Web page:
South-East Asia’s month-long football extravaganza the Suzuki Cup could be the missing ingredient that powers the Socceroos’ future development in Asia, says one former national team midfielder based in the region.
Former Socceroo Brad Maloney has worked in South-East Asia for the last five years, employed as a coach in the Malaysian national team set-ups alongside Ong Kim Swee.
The former NSL midfielder is all for the Socceroos getting a taste of the rapidly growing football revolution on our nation’s doorstep.
Because, as he says, it gives Australia two vital ingredients: real tournament football experience that mirrors a World Cup group qualifier, and increasingly stronger opposition with matches played in front of big crowds.
“Back home, we’re a little bit isolated,” the six-time capped Socceroo told FTBL in Kuala Lumpur. “Australia doesn’t really get enough football at International level.
“Here, for me, every two years is the SEA Games which is U23 level. Every four years is the Asian Games which is U23 plus three over-age and every two years is the Suzuki Cup which is a senior tournament.
“Plus of course there are World Cup qualifiers for the senior national teams. For a coach, it’s great having these tournaments and all these games
“As we’ve seen, the rapid development of the nations in this part of the world has been enormous. A lot of people are talking about teams like Vietnam and Thailand catching up with Australia and even surpassing us.
“So it’d be a good gauge on where we sit in relation to those countries,” said Maloney, who played for Marconi and Perth Glory in the NSL.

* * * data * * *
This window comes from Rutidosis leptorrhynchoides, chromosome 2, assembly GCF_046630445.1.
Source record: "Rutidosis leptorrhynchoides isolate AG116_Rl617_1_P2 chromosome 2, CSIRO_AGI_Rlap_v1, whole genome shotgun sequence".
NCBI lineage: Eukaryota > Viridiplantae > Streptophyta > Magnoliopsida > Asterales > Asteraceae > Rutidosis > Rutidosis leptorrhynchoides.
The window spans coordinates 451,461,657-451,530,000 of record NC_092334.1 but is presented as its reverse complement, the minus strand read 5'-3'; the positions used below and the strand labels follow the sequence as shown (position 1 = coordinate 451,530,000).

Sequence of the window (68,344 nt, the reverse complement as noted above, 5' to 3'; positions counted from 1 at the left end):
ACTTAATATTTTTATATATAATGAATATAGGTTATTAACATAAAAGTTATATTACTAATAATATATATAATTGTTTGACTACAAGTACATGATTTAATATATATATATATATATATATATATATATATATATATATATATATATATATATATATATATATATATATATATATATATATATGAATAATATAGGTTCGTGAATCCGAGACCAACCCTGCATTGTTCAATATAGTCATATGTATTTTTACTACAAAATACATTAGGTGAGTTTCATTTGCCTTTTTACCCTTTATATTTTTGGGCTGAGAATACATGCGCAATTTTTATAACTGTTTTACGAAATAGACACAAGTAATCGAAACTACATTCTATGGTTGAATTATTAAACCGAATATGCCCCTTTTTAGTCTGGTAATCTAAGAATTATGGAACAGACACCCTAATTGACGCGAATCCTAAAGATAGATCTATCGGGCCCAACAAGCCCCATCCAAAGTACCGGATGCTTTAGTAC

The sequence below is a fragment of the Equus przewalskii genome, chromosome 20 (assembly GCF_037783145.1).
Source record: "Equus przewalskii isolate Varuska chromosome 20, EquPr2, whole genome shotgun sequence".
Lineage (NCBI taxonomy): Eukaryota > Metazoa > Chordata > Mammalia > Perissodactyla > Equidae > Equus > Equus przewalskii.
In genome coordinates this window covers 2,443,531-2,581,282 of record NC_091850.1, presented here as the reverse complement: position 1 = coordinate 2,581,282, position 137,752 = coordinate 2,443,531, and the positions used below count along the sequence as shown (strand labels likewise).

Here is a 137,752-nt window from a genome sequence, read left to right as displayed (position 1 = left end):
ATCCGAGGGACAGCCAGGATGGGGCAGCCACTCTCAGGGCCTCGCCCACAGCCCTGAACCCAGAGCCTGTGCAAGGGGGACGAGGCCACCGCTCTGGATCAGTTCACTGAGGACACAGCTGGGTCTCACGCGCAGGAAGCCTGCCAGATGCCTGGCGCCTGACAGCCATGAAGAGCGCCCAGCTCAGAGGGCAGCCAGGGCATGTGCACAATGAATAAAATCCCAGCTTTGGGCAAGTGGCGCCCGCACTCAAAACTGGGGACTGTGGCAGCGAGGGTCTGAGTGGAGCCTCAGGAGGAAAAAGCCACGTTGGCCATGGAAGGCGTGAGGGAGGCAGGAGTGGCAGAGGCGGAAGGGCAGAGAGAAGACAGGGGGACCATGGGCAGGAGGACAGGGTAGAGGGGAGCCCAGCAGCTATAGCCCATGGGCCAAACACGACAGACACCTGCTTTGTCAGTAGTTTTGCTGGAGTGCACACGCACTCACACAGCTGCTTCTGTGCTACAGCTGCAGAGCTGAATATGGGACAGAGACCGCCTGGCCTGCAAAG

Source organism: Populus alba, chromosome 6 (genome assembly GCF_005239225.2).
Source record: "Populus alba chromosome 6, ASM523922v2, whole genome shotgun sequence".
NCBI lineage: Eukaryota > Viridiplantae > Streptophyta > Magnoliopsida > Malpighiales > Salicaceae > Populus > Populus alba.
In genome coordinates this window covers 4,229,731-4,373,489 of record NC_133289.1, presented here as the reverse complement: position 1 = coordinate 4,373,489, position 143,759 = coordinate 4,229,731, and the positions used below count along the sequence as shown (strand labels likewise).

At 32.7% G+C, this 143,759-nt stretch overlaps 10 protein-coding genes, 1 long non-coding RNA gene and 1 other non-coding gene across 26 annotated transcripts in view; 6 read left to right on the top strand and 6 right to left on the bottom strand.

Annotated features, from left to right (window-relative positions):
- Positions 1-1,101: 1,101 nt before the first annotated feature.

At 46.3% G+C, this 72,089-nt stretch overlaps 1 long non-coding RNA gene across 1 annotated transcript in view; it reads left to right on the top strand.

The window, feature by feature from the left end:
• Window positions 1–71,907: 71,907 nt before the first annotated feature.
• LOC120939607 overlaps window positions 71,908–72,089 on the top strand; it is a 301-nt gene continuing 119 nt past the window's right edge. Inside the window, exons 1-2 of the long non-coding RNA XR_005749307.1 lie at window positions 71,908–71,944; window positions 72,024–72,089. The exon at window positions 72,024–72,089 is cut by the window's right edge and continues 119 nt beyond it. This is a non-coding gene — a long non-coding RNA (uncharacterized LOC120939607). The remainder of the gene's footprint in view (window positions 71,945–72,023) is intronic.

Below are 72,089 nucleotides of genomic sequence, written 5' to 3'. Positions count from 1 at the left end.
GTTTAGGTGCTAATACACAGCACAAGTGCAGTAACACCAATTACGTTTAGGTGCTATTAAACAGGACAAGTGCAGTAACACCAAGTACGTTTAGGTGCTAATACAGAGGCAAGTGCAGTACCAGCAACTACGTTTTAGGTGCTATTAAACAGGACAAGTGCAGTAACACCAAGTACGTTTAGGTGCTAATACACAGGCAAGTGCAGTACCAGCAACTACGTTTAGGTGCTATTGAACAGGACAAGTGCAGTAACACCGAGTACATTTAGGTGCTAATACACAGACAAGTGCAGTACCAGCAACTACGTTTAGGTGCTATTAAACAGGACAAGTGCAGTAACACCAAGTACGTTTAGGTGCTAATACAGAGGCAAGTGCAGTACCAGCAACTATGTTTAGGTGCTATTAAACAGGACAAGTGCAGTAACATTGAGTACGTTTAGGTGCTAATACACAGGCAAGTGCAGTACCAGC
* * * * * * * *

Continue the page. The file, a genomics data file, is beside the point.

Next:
The Suzuki Cup runs November to December and with no FIFA window, it’s a golden opportunity to give fringe and upcoming Socceroos their chance.
Although it would run through the A-League, this means potentially Asian-based Aussies who have finished their season may get their chance.
A key selling point for Australia potentially playing in the Suzuki Cup is the chance for younger Socceroos in Australia, in Asia and beyond to gain national team experience that mirrors a World Cup qualification game.
And by playing in South-East Asia’s elite international tournament - dubbed the “World Cup of South East Asia”, played over a month across the region - Australia’s fringe players can gain tournament experience against some of the best players in the region in conditions mirroring a World Cup qualifier.
For example, there was over 80,000 for a group stage game in Malaysia, while in Thailand and Vietnam crowds of around 30-40,000 turned for some of their group games. The final as expected was a sellout in both Kuala Lumpur (with over 88,000) and at the My Dinh in Hanoi.